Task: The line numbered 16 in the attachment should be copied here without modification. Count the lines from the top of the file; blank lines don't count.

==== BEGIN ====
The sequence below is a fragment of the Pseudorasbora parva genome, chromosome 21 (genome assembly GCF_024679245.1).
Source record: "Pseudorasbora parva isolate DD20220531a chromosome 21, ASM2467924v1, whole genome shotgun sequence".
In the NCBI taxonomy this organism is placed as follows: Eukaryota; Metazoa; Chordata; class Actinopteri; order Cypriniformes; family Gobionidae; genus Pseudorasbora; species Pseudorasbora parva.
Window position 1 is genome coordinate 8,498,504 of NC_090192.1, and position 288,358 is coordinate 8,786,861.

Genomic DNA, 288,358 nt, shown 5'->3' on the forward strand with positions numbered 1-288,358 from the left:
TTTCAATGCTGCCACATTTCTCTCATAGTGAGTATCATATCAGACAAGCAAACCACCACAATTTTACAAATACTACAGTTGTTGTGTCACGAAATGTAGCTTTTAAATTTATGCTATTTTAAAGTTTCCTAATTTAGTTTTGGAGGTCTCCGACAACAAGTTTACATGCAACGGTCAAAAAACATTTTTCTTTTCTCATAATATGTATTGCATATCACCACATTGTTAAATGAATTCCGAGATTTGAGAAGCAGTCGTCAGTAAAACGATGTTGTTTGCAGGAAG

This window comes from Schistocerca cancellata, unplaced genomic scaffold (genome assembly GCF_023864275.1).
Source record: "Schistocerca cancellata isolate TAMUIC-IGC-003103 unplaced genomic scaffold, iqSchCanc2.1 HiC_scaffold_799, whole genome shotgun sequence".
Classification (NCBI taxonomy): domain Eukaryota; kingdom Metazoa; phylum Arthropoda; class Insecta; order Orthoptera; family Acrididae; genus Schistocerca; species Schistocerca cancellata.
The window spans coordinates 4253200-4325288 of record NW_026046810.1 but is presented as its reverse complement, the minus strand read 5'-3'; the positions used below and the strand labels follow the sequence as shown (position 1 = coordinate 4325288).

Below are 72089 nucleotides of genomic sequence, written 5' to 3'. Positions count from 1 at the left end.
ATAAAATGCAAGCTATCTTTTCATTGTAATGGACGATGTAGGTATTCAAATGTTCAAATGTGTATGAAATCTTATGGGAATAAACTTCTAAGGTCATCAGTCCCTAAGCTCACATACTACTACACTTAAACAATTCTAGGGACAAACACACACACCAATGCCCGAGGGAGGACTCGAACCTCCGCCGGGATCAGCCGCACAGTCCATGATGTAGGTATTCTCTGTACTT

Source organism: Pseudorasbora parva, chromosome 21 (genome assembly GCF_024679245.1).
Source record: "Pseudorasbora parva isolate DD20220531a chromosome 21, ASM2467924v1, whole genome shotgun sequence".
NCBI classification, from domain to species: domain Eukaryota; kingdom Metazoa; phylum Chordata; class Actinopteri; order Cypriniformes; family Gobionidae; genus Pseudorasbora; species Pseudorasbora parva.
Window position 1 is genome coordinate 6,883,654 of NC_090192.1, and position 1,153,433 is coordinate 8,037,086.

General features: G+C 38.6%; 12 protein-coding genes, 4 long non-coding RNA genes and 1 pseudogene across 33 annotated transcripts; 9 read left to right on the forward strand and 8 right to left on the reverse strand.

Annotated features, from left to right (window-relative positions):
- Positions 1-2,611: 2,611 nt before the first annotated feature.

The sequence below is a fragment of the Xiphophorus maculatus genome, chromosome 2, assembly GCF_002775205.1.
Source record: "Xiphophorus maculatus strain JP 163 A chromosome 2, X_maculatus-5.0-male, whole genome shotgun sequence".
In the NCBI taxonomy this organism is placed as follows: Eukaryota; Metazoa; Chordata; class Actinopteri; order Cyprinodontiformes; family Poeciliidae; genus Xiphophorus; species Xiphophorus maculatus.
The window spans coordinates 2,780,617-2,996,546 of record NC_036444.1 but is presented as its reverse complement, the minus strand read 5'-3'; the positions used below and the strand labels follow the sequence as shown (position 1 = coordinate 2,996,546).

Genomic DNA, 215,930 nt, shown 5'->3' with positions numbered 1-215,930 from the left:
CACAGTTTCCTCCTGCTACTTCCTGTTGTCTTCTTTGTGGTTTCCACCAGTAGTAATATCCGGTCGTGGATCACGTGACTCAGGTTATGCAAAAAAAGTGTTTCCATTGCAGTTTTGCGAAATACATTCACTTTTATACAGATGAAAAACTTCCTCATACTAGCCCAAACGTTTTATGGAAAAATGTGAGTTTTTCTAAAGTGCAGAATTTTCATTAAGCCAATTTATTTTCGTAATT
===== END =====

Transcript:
Window position 1 is genome coordinate 6,883,654 of NC_090192.1, and position 1,153,433 is coordinate 8,037,086.